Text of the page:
Quartz Daily Brief—Americas edition—Zuckerberg is very rich, harnessing nuclear fusion, Zika isn’t Ebola

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What to watch for today

A major free-trade deal finally goes ahead. Japan, the United States, and 10 other Trans-Pacific Partnership nations will hold two days of meetings in New Zealand before the controversial treaty is signed. Local businesses have been advised to close their doors due to expected protests.

The UK and EU both debate Britain’s new role in Europe. British prime minister David Cameron has to convince Parliament that proposals to change the relationship between Brussels and member countries are sufficient. Meanwhile, MEPs are debating the contents of the proposed new deal in the European Parliament.

German scientists take a crack at nuclear fusion. A team is set to heat hydrogen until it reaches the same temperature as the center of the sun. The test, likely attended by chancellor Angela Merkel, is intended to advance understanding of the potentially clean and unlimited source of energy.

Two data sets on the US economy. Analysts expect 195,000 non-farm jobs were added to the economy in January, down from over 250,000 in December. Separately, the country’s services sector is expected to show slower growth in the month.

Keurig and others updates their investors. The single-serve coffee machine maker is expected to post lacklustre sales figures as it faces a saturated market. But investors will expect an update on Europe’s JAB Holdings’s planned $13.9-billion takeover. Comcast, Yum! Brands, and General Motors will also report quarterly results.

While you were sleeping

ChemChina bought Syngenta for $43 billion. The state-owned agro-chemicals company agreed the highest price tag ever paid by a Chinese company for a foreign business. The value of shares in Syngenta, the world’s largest pesticide producer, rose by 6%.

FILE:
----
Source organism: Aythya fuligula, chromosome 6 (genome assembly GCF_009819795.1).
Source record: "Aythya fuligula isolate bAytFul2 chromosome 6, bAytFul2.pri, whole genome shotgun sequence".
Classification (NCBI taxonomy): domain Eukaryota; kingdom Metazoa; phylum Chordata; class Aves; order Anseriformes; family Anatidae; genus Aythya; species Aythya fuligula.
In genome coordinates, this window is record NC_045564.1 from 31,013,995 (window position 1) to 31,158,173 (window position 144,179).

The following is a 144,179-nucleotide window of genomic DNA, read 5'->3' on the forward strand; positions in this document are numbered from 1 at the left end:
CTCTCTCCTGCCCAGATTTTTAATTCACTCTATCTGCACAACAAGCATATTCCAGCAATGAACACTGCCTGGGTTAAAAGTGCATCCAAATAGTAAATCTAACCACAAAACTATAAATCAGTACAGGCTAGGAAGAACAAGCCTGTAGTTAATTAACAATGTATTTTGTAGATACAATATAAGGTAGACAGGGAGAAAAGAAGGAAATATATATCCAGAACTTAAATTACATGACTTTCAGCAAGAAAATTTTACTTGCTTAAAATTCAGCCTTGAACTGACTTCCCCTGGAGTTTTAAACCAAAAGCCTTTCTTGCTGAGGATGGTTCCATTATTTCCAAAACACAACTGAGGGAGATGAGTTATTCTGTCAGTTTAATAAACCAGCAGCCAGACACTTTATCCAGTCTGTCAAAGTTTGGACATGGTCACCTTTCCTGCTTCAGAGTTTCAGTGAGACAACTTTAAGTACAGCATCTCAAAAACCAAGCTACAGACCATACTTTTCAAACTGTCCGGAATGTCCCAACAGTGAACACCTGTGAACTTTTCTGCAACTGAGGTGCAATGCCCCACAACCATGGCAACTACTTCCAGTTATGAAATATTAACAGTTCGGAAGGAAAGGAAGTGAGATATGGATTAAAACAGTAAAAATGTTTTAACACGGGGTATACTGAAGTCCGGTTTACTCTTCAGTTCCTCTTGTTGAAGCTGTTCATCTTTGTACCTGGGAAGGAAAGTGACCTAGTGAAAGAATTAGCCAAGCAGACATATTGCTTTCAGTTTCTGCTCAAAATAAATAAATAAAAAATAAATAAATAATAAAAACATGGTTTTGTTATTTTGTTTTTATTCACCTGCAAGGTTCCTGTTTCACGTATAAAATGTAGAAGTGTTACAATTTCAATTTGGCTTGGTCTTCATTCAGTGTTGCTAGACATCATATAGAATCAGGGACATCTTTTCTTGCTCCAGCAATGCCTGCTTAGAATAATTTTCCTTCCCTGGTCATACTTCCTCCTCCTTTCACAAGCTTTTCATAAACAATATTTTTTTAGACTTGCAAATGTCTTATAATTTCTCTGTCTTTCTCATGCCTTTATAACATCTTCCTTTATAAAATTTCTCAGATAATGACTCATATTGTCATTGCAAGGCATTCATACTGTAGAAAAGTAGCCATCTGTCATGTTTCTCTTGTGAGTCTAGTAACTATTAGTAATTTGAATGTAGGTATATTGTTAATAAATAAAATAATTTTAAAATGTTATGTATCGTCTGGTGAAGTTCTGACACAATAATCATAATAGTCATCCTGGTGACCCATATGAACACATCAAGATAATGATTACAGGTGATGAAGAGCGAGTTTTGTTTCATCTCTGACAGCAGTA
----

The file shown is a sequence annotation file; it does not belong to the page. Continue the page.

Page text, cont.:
China set a new GDP target. Beijing intends to grow its economy by between 6.5% and 7% this year, reflecting a slowdown from last year’s target of about 7%. The National Development and Reform Commission, which announced the figure, said it would also curb “zombie companies.”

Mark Zuckerberg became the world’s fourth-richest man. The Facebook founder is now worth $50 billion thanks to a share price that is defying global pessimism. Zuckerberg surpassed Amazon’s founder Jeff Bezos to take the number-four slot.

Australia ruled in favor of detaining asylum seekers overseas. The High Court dismissed a challenge to the legality of keeping detention centers in Nauru and Papua New Guinea, which currently hold around 1,400 people. A legal NGO brought the case to try to prevent nearly 270 people being deported to the islands.

The euro zone’s service sector underwhelmed. The Markit purchasing managers’ index for the economic bloc fell to 53.6 in January, from 54.3 in December, indicating a slower rate of expansion. The UK’s took a surprise leap to 55.6, after analysts expected a decline.

Lenovo posted the first sales decline in six years. The world’s largest PC maker reported an 8% drop in fiscal third-quarter revenue, to $12.9 billion. Shares fell by 11% as Lenovo struggles with a maturing smartphone market and flat PC sales.

Quartz obsession interlude

Ana Campoy on Latin America’s surprising gender parity. “Unlike companies in Europe, Canada, and the US, where the focus has been on recruiting women for top positions, firms in Latin America are adding more female workers across the board, from support staff to executives. In fact, they are hiring women at a higher rate than men at every career level, except at the manager level.” Read more here.

Matters of debate

We need a global marketplace for movies and music. The Netflix ban on VPNs won’t help until demand for foreign TV is satisfied.

Hillary Clinton is being pigeon–holed as the disciplinarian “mom.” Her Democratic presidential rival Bernie Sanders gets to be the fun “dad.”

Don’t let Zika remind you of Ebola. They’ve both been declared “public health emergencies,” but Zika should be approached differently.

Surprising discoveries

Some of Microsoft’s cloud is underwater. An undersea data center takes advantage of the sea’s natural cooling properties.

Elon Musk can be vindictive. He allegedly personally cancelled a blogger’s Tesla order after a “rude” post.

Anti-perspirants can make you smellier. They can kill the good bacteria in your armpits.

A Mumbai landfill fire is so large it can be seen from space. It’s been burning for a week.

Amnesty International is planning a holographic protest. It will project life-sized images of marchers in Seoul to defend free speech.

Our best wishes for a productive day. Please send any news, comments, anti-perspirants, and coin-toss conspiracy theories to You can follow us on Twitter for updates throughout the day.

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